A LETTER from Monte Video, of May 29th, | tainebleau, M. Bonpland urged the Emperor to brings intelligence of the death of a remarkable retire to Mexico to observe events. A few Frenchman, M. Aimé Bonpland the naturalist, weeks after tendering this fruitless advice he sat who died at San Borja, at the age of eighty-five. by the death-bed of Josephine, and heard her He was the son of a physician, and was brought last words. Her death and the definitve fall of up to his father's profession, but the political the empire leaving him nothing to desire in events of the early republic compelled him to France, he returned to South America, and beenter the navy. He made a long cruise as a came a professor of natural history at Buenos naval surgeon, but took the earliest opportunity Ayres. Subsequently he travelled across the of returning to Paris to pursue his studies. Pampas, the provinces of Santa Fé, Chaco, and There, at the house of M. Corvisart, he made Bolivia, and penetrated to the foot of the Andes. the acquaintance of a young German of about Being there taken for a spy, he was arrested by his own age, who afterwards became known to the governor of Paraguay, and was detained a the world as the celebrated Alexander de Hum- prisoner for eight years, till 1829. On his reboldt. These young men became intimate lease he directed his steps towards the Brazils, friends, and when M. de Humboldt undertook and settled at San Borja, where in a charming his expedition to the equinoctial regions of the but humble retreat, surrounded by orange groves new world, M. Bonpland accompanied him. and European shrubs, he remained to the day During this journey M. Bonpland collected and of his death, receiving with pleasure all French classed upwards of six thousand plants, which travellers who visited him. He was the author were then unknown to botanical writers. On of (among other works) "Les Plantes Equihis return to France he presented his collection noxiales" (1805), "La Monographie des Melasto the Museum of Natural History, and re- tonics" (1806), "Description des Plantes rares ceived the thanks of Napoleon I., who granted et de la Malmaison" (1813), "Vue des Cordilhim a pension. The Empress Josephine was lères et Monuments Indigène de l' Amerique very fond of Bonpland; she made him her fac- (1819), and (jointly with M. de Humboldt) tor at Malmaison, and often sowed in her gar-"Voyage aux Regions Equinoxiales du Nou den there flower-seeds which he had brought veau Continent."-Examiner. from the tropics. After the abdication at Fon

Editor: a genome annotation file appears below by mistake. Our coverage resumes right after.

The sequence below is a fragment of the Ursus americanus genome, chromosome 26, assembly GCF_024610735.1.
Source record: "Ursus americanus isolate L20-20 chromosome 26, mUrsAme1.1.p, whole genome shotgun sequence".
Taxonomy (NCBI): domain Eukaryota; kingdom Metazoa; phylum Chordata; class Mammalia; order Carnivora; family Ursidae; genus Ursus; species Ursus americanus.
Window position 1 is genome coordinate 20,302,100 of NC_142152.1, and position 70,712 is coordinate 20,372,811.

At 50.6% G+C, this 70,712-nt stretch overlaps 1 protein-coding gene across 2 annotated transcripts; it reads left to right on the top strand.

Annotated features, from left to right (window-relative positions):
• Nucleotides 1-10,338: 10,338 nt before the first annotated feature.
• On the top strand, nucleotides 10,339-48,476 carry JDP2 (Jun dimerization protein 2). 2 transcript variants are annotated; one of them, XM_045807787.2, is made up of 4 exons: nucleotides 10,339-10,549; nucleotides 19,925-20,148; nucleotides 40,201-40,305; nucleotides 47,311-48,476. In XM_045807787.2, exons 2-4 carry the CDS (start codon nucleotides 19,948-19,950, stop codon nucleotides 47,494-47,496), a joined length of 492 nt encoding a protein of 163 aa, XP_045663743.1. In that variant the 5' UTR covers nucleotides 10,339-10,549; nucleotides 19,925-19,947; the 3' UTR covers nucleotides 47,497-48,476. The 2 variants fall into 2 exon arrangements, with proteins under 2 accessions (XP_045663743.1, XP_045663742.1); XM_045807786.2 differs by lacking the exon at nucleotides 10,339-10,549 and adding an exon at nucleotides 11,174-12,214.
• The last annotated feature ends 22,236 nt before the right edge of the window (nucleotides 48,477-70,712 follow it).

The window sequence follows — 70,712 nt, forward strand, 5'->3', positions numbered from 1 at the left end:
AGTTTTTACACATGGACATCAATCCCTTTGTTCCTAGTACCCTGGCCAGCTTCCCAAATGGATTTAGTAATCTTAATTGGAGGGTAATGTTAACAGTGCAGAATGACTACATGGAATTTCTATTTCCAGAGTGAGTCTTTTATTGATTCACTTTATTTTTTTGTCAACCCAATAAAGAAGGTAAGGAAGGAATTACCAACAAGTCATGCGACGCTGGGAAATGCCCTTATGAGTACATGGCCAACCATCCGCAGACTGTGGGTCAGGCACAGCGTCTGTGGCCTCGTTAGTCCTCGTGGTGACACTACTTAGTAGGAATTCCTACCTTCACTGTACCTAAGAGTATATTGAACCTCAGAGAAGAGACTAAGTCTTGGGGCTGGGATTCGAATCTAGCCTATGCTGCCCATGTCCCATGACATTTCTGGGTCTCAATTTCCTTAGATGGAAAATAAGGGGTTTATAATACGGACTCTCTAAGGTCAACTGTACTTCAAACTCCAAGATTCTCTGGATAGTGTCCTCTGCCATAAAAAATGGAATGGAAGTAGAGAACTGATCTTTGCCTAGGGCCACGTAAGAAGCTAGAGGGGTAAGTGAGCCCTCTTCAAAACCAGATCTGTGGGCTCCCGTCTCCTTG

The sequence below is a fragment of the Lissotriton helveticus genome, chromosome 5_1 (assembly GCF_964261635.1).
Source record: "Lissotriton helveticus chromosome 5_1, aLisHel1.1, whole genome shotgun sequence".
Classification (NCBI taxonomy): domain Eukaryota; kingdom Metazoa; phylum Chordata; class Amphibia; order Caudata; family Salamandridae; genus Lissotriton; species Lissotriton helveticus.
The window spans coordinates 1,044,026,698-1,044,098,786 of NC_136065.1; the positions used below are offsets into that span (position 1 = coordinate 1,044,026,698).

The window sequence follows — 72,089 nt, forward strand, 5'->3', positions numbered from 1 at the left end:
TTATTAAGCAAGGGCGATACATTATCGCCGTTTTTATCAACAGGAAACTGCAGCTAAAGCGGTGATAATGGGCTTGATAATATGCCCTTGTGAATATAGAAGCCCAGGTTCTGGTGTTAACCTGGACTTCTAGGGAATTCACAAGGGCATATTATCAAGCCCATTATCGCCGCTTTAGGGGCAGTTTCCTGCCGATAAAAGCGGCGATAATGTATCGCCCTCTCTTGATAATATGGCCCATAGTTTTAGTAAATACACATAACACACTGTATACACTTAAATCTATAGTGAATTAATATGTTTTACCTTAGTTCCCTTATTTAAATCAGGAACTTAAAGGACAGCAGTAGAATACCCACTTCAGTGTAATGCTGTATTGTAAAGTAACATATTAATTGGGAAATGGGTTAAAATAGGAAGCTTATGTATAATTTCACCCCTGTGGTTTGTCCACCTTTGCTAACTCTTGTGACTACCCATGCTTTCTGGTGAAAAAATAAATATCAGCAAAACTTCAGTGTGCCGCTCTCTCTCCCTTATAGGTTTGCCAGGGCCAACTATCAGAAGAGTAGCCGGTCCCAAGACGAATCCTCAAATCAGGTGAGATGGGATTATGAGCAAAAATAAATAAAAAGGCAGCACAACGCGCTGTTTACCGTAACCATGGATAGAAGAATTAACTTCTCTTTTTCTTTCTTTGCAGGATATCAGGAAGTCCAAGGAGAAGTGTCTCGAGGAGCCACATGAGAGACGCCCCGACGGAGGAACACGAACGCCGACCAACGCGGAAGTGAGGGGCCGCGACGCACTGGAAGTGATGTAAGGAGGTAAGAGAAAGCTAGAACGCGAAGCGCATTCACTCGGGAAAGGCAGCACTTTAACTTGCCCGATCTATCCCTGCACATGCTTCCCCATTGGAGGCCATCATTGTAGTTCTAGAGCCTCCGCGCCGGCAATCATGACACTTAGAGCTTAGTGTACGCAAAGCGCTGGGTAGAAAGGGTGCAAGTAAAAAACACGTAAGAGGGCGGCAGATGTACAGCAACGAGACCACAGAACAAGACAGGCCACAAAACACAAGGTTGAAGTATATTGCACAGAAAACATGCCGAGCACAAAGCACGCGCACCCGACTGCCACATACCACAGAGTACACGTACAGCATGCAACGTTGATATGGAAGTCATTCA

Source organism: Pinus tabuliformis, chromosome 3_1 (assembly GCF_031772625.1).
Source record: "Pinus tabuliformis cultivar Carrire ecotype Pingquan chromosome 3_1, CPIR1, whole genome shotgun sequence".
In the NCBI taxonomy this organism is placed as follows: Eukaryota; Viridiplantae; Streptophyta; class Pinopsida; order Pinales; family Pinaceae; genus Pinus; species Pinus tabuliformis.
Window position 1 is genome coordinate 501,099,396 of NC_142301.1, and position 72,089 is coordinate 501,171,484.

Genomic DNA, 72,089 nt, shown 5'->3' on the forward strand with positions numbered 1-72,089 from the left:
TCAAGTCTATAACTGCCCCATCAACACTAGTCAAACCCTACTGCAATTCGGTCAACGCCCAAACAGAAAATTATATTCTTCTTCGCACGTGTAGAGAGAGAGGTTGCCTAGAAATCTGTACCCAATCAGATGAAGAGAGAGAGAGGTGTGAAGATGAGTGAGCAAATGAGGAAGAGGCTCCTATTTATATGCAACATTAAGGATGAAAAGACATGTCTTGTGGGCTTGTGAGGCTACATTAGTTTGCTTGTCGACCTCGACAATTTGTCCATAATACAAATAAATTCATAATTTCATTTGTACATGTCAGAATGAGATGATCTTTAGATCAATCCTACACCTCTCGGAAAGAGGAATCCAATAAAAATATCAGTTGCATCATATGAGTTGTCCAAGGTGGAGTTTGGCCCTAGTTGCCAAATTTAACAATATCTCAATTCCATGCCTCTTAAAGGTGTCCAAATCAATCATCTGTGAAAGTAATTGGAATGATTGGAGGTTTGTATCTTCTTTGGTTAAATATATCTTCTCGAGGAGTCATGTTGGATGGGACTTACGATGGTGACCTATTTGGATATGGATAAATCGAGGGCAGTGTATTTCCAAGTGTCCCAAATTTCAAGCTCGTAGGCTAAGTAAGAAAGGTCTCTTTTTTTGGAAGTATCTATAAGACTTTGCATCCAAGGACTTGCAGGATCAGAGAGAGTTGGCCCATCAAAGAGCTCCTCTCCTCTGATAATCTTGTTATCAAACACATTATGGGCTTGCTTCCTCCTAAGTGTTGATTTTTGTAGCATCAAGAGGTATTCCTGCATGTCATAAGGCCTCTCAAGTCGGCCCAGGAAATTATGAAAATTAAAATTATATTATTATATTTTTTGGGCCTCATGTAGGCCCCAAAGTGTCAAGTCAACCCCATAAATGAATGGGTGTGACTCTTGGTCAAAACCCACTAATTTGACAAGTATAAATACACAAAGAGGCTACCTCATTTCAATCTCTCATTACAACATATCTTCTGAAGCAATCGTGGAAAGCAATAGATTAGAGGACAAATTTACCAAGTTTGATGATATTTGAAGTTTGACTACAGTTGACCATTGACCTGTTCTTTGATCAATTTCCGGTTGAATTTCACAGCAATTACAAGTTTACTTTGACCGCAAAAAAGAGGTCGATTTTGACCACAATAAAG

From The Saturday Review.
A TALE OF ROMAN LIFE.
more convenient place. But the objects of grace were not to be baulked. They got a little image, and put it in the place of the old one; and this second Virgin began to be as successful as the first. Her virtue, however, was not permitted to operate long. The Pope had the chapel shut up, and the entrance guarded by a detachment of carabineers. It was rather hard on his subjects that they should be debarred from criticising miracles which he had thought proper to stop by an armed force.